An excerpt from an OUPblog article published on 15th June 2017, written by the Oxford Reference marketing team.
'We may see fairy tales now as something from our youth, a story to get a child to sleep, keep them from boredom, or to teach a moral lesson. However, fairy tales haven’t always just been for kids. In late seventeenth-century France the fairy tale became a ‘legitimate’ genre of literature for the educated (adult) classes to read. Fairy tales were introduced in to literary salons by a group of gifted female writers, including Mme d’Aulnoy, Mme d’Auneuil, Mme de Murat, Mlle Lhéritier, and Mme de La Force. The below video provides a brief introduction to this era of fairy tales and the most famous French writer of fairy tales (after Charles Perrault): Mme d’Aulnoy...'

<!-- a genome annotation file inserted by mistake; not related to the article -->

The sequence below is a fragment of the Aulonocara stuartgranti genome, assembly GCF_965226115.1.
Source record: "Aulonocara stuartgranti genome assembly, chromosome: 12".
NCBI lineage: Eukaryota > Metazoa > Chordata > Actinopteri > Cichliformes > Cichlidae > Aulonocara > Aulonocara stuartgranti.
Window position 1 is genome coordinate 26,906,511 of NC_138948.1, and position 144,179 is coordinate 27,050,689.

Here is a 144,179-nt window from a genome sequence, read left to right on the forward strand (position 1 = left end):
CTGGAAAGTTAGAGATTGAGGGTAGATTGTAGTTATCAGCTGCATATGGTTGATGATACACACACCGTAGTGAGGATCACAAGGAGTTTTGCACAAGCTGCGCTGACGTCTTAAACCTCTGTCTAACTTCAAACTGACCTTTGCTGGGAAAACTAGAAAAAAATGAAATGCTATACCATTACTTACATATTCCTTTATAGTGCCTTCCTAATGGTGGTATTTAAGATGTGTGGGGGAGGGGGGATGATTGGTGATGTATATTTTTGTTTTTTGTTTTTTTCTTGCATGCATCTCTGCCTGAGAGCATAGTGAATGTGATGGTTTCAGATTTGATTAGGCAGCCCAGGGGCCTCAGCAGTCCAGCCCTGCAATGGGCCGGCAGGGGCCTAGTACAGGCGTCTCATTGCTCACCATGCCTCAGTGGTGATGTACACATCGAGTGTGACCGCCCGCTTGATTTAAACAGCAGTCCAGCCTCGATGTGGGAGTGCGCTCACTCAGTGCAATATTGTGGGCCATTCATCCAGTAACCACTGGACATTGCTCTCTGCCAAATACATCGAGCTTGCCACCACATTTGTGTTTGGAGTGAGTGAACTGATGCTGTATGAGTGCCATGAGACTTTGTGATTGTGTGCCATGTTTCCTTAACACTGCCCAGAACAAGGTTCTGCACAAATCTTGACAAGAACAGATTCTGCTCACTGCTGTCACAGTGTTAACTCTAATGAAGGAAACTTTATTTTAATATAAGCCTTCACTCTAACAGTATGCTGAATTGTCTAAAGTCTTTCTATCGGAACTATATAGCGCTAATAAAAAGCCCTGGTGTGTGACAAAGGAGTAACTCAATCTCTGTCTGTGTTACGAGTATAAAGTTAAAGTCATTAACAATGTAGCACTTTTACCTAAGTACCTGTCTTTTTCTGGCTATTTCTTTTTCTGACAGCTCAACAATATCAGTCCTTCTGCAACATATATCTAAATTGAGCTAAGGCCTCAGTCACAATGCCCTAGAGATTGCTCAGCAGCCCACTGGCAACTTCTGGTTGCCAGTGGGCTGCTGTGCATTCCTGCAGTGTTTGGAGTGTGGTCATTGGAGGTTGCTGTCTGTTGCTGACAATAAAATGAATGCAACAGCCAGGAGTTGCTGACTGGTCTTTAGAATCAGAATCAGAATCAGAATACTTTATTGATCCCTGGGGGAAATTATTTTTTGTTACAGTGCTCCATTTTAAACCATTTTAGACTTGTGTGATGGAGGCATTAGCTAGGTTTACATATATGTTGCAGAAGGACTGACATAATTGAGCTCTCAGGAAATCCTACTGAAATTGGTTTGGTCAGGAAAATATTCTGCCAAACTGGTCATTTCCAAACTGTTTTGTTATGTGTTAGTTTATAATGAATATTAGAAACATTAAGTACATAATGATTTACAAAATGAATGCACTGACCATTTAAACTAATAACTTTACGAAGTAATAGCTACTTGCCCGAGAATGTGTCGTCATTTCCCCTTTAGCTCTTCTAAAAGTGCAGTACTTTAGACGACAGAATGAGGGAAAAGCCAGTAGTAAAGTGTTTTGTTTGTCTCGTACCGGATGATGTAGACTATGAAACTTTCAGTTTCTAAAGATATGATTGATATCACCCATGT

Discover more: Read the rest of the article and watch the video on the OUPblog.